Historical Perspectives: Expanding the Supreme Court

At the turn of the 19th century, long before the fight to replace Justice Ruth Bader Ginsburg, the Founding Fathers of the United States battled over the makeup of the Supreme Court. Throughout American history — especially in times of political polarization — questions of Supreme Court appointments have been met with heated debate and restructuring proposals. 

The Constitution grants Congress the power to determine how many justices sit on the Supreme Court. While that number has remained at steadily nine for decades, Congress and presidents routinely changed or attempted to change the number of justices on the Court throughout American history in response to heated political conflicts. The first Supreme Court, created under the Judiciary Act of 1789 and signed into law by George Washington, was set at six justices.

It didn’t take long for turmoil around the Supreme Court to ensue in the new American republic. The first controversy surrounding Supreme Court nominations took place in 1800, just eleven years after the Judiciary Act was enacted. Incumbent John Adams, a Federalist, lost the presidential election to Thomas Jefferson, a Democratic-Republican. In what would be the first instance of the politicization of the Supreme Court, Federalists urged the president to find a replacement before Jefferson took office in March of 1801. In late January of 1801, Adams filled a vacancy by appointing Secretary of State John Marshall, whom Jefferson despised, as the new chief justice.

To make matters even more heated, Adams and the Federalists in Congress passed the Judiciary Act of 1801, which decreased the number of Supreme Court justices from six to five so that Jefferson would not be able to nominate a new justice when the next vacancy occurred. The act also added 16 circuit court judges and other judicial appointees (all with lifetime terms), ensuring the preservation of Federalist influence in the federal government during Jefferson’s tenure. Jefferson was furious, and, continuing the pattern of manipulating the Court for political aims, he soon pushed for the impeachment of the Federalist Justice Samuel Chase. Furthermore, after the Democratic-Republicans took control of Congress, they passed the Judiciary Act of 1802, which repealed the Judiciary Act of 1801 and eliminated Adams’ new judges. One year later, Chase warned that America risked sinking into a “mobocracy, the worst form of all government.”

During the hyper partisan Civil War era, the justice count changed every few years. By the mid 19th century the number of Supreme Court justices had increased to nine in order to cover additional circuit courts in the growing American West. By the time the Civil War came, however, the Supreme Court found itself in unstable political crosshairs. In 1857 pro-slavery Dred Scott decision, the Court ruled that African Americans were not and could never be citizens of the United States. Wanting to cement an anti-slavery majority on the Court, Lincoln and Congress added a 10th justice in 1863. 

The battle over America continued to play out in the Supreme Court when Andrew Johnson, who was pro-slavery throughout most of his career, became president after Lincoln’s assination. In 1866, Congress enacted legislation that reduced the Court’s size to seven, thereby preventing Johnson, who was trying to rapidly undue its Reconstruction plans, from nominating any justices. When Ulysses Grant succeeded Andrew Johnson, Congress increased the number of justices from seven back to nine. Grant and Congress quickly confirmed two new justices.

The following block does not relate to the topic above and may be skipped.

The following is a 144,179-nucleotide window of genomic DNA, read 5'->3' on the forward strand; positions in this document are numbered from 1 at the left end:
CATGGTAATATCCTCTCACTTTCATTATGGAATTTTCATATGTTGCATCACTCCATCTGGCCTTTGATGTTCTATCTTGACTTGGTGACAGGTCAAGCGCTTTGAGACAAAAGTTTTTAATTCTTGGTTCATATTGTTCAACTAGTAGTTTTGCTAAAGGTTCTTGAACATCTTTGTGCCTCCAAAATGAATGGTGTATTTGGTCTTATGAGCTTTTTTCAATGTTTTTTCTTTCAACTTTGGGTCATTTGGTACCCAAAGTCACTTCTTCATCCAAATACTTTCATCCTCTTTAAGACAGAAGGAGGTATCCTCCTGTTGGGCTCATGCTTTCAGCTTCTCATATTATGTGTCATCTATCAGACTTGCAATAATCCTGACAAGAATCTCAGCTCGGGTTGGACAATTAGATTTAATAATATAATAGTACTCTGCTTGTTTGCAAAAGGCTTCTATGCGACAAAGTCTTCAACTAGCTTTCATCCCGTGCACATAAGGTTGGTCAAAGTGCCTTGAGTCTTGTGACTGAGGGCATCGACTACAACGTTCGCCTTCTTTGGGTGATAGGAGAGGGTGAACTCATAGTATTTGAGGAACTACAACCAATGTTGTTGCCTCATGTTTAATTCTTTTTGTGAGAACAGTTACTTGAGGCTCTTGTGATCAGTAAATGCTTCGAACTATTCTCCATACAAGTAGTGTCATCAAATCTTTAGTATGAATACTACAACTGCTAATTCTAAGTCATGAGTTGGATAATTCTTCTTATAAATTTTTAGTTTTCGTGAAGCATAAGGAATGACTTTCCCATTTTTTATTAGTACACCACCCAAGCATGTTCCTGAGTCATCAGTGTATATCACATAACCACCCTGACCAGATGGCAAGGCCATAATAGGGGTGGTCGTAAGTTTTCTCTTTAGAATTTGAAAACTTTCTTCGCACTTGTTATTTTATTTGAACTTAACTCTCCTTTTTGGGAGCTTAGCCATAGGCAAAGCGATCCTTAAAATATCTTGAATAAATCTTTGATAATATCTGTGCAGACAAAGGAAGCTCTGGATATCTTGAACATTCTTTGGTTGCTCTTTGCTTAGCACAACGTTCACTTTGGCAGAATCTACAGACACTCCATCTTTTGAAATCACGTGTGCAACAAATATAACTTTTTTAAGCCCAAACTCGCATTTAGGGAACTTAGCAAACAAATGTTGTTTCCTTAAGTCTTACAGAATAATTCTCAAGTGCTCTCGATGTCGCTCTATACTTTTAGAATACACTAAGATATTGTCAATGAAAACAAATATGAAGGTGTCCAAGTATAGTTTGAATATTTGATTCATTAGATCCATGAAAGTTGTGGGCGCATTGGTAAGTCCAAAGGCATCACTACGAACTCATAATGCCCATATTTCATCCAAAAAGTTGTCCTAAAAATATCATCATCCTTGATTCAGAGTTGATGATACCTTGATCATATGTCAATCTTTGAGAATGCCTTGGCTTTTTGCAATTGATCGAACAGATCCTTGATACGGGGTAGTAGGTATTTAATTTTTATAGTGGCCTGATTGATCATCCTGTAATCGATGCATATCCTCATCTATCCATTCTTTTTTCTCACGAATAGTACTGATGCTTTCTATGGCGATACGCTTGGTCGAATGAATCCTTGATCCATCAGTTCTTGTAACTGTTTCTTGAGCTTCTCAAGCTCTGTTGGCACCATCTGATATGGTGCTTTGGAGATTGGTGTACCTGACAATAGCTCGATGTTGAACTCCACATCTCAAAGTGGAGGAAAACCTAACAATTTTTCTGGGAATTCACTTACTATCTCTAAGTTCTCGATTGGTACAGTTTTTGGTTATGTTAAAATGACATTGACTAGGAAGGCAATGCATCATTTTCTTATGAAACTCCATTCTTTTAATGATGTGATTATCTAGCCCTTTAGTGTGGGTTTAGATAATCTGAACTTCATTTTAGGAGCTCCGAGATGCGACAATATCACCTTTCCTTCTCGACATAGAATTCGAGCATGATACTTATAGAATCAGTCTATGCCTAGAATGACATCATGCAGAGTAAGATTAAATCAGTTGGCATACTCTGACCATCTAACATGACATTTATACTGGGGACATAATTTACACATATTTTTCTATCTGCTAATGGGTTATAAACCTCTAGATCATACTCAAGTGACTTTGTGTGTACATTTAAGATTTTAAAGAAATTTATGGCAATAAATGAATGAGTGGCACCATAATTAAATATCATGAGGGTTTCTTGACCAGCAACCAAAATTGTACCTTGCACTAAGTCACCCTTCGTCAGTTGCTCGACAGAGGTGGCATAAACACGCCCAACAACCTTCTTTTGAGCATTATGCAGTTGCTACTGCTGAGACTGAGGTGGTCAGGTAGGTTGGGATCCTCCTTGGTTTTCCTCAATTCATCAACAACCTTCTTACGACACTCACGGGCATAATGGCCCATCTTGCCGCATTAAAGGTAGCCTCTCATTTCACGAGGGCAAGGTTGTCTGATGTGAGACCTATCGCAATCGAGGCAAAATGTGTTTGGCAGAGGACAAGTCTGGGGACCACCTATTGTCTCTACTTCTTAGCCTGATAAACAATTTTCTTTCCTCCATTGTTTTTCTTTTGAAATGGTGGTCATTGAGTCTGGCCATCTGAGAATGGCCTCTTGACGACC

In what is probably the most infamous and blatant attempt to manipulate the Court for political aims, Franklin D. Roosevelt attempted to appoint six new justices to the Court in the 1930s. During this time the Supreme Court issued a series of rulings that weakened FDR’s New Deal legislation, and beginning in May 1935, the Supreme Court struck down more legislation than at any other time in US history. FDR was outraged, believing that the Supreme Court was preventing him from doing what was needed to rescue the country from the Great Depression. In response, FDR and his Justice Department proposed a bill that would have allowed him to appoint six new Supreme Court justices, which would set the total number of justices on the Court at fifteen. The Judicial Procedures Reform Bill of 1937, known as the “court-packing plan,” proposed that the president appoint a new justice for each one who was at least 70 years old. The not-so-subtle intent was to shape the ideological balance of the Court so that it would cease striking down New Deal legislation. 

FDR’s plan was met with instant opposition. Many people, including Congress, viewed FDR’s proposal as an undemocratic power grab and worried about the precedent it would set. While FDR did ultimately lose his battle, he did, however, have precedent behind him for enlarging the bench. 

Since then, the number of Justices on the Court has remained steadily at nine. Eight decades later, however, the nation is again consumed by a battle over the Supreme Court. With heated clashes between Democrats and Republicans over who should fill the seat of Justice Ruth Bader Ginsburg — a nomination that has the potential to alter the course of American history — the future of the Court yet again remains uncertain.